53

Describe how Zonula Adherens connect the cytoskeleton of one cell to the next (include microfilaments, actin, plaque, cadherin, and plasma membrane in your description)

microfilaments (ACTIN) of the first cell attach to a plaque on the inside of its plasma membrane; this plaque is attached to transmembrane protein (cadherin) which crosses the plasma membrane of the first cell and attaches to the cadherin of an adjacent cell; this second cell’s cadherin crosses its plasma membrane where it attaches to a plaque just on the inside of the plasma membrane; this plaque is attached to the microfilaments (actin) of the second cell; thus connecting cytoskeleton of one cell to the next.

54

Macula Adherens (Desmosomes)

a type of anchoring junction

provide MECHANICAL stability by linking cytoskeleton of one cell to the cytoskeleton of the next; great for resisting separation

forms spot welds; not continuous around cell; localized

INTERMEDIATE filaments of the first cell attach to a plaque on the inside of its plasma membrane; this plaque is attached to transmembrane protein (cadherin) which crosses the plasma membrane of the first cell and attaches to the cadherin of an adjacent cell; this second cell’s cadherin crosses its plasma membrane where it attaches to a plaque just on the inside of the plasma membrane; this plaque is attached to the intermediate filaments of the second cell; thus connecting cytoskeleton of one cell to the next.

55

How does the formation of desmosomes differ from that of zona adherens?

They are the same except in zona adherens the filaments are MICROFILAMENTS while in Desmosomes they are INTERMEDIATE filaments

56

Gap Junctions are what kind of junctions? What kind of protein creates the connexon?

Communicating junctions: allows communication between cells; this is especially important in tissues were the activity of the cells need to be coordinated (so they can act as one unit)

Transmembrane proteins are in the form of a protein tunnel called a connexon that can exchange nutrients or waste products

57

In gap junctions, how are ions and small molecules exchanged?

the connexon of one cell lines up with the connexon of the next cell allowing the cells to exchange ions and small molecules; these items can diffuse from the cytosol of one cell to the cytosol of the next.

allows communication between cells; this is especially important in tissues were the activity of the cells need to be coordinated.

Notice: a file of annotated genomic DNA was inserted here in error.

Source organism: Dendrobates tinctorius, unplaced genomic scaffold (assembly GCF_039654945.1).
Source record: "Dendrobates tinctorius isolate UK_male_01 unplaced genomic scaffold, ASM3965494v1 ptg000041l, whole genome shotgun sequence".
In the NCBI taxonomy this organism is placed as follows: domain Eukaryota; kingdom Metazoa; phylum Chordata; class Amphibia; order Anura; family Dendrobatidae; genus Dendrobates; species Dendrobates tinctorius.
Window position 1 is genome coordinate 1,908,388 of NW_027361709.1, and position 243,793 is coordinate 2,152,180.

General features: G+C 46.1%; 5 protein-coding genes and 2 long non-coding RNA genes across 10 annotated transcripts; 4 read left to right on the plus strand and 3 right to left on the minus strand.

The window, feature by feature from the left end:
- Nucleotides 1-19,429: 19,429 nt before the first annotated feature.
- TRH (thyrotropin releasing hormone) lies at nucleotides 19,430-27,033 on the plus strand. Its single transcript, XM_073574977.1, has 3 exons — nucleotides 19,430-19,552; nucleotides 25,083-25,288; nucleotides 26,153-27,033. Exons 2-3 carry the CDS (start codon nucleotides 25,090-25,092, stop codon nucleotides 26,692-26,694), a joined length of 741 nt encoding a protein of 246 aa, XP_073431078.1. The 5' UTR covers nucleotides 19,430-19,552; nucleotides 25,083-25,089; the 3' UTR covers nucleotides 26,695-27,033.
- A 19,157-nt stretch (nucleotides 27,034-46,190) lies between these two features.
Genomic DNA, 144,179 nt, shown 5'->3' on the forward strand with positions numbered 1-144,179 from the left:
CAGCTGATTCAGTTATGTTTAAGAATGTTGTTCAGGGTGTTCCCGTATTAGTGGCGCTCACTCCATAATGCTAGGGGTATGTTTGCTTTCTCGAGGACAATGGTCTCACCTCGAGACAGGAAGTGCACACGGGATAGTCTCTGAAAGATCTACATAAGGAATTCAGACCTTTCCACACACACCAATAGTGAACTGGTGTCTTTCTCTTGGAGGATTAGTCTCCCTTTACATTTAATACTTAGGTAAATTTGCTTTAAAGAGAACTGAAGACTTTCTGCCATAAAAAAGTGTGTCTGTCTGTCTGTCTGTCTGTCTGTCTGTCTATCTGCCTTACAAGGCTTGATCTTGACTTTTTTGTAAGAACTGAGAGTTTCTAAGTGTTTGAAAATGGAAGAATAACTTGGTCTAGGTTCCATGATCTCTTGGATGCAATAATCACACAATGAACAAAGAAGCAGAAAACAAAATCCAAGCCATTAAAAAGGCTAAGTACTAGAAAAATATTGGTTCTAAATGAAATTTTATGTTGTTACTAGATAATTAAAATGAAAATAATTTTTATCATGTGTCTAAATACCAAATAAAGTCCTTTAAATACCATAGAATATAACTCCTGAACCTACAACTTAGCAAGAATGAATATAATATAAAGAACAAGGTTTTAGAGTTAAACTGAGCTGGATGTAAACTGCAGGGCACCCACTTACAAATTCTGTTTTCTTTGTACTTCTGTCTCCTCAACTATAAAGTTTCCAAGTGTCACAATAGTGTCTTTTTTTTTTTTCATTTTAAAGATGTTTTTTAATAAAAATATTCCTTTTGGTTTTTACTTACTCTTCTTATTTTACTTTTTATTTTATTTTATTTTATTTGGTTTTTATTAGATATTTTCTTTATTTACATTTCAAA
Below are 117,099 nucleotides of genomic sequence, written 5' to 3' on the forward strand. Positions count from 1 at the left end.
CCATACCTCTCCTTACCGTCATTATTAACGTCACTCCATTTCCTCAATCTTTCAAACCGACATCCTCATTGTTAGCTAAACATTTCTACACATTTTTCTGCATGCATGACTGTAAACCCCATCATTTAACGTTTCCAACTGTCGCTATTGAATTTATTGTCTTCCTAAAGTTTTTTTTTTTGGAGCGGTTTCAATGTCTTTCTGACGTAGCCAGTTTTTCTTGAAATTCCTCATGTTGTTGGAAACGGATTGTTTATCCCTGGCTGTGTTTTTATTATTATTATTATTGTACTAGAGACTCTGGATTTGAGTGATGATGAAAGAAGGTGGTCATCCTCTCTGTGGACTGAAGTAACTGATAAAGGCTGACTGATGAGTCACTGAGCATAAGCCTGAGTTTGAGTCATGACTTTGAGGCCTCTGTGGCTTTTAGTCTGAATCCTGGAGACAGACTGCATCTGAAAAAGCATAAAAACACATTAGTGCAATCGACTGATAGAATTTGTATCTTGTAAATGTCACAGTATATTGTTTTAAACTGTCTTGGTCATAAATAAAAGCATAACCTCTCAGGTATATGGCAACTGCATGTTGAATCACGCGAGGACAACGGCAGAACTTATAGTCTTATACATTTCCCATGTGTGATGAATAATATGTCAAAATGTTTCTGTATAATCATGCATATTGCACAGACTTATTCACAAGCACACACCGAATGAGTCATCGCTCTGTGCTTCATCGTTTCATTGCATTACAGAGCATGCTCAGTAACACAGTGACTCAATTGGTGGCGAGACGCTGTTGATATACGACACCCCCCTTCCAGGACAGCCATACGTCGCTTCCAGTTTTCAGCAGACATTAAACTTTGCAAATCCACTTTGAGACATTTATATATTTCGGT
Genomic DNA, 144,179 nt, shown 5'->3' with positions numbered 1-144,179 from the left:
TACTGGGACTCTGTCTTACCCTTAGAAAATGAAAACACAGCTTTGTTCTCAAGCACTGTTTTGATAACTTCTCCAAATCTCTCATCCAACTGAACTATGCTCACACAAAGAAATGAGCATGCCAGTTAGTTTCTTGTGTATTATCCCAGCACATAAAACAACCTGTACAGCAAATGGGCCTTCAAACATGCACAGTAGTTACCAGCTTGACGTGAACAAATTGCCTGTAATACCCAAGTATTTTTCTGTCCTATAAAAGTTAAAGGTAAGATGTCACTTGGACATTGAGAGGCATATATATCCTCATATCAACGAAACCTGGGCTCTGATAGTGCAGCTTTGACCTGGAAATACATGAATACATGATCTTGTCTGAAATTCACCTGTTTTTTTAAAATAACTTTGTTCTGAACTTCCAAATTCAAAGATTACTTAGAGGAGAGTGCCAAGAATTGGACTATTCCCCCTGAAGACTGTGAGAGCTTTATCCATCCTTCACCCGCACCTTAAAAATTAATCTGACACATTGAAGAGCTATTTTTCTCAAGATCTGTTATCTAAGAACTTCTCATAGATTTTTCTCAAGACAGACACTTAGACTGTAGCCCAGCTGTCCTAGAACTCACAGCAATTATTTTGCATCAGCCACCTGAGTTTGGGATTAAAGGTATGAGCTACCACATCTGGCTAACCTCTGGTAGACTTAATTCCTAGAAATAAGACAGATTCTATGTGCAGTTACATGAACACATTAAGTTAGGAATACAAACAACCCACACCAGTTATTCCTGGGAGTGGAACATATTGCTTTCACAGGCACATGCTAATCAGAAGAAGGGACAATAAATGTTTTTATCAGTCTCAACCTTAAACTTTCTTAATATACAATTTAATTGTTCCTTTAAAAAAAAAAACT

58

basal lamina vs basement membrane

the basal lamina (from epithelium) is one of two parts of the basement membrane; BM connects epithelium and underlying connective tissue, and contains type I and type III collagen fibers

59

Where is reticular lamina located?

the deeper portion of the basement membrane, it is located below or deep to the basal lamina and superior to the connective tissue

60

Where is the thickest basement membrane in the human body?

Trachea
*can see it in H and E stain, usually use PAS stain

61

What are the two components of the basal lamina?

1. Lamina Lucida (clear layer, DOESNT actually exist) in body darker line/layer is BM, should be right against it

2. Lamina Densa
-in light microscopy if you see the distinguishable layer, you call it basement membrane (light micro)
-in EM: basal lamina (EM)

62

Which junctions exist in the basal domain?

cell-to-extracellular junctions

filtration system- cross basal lamina
needs to know which way is up
BL/BM can assist cells via signaling to tell which way to go, act as scaffolding for future generation
-need to make sure cells stay attached

1. Focal Adhesion
2. hemidesmosome

63

What is Focal Adhesion?

a type of anchoring junction

-looks somewhat similar to a zonula adherens junction, but it doesn’t link adjacent cells (attach actin to BM, anchor microfilament to BL)
-links the cell to the basal lamina; specifically it anchors microfilaments (actin) of the cytoskeleton of a cell to the basal lamina
-actin filaments are attached to extracellular matrix glycoproteins (ex. laminin and fibronectin) in the basal lamina via INTEGRINS (the transmembrane protein used here)

Functional role in signal detection and transmitting signals from the extracellular environment into the interior of the cell; MECHANOSENSITIVITY

to alter adhesion and migration and differentiation and growth can be impacted

deepest cells undergo cellular mitosis, need signaling to speed up

64

Integrins are _____

the transmembrane proteins used in focal adhesion (cell to extracellular junction) that attach actin filaments to EC Matrix glycoproteins (like laminin or fibronectin) in the basal lamina

-mechanosensitivity (signal detection and transmitting signals)

65

Hemidesmosome

a type of anchoring junction
-looks somewhat similar to a desmosome, but it does NOT link adjacent cells

links the cell to the BASAL LAMINA; specifically it anchors INTERMEDIATE filaments of the cytoskeleton (to plaque and then) into the basal lamina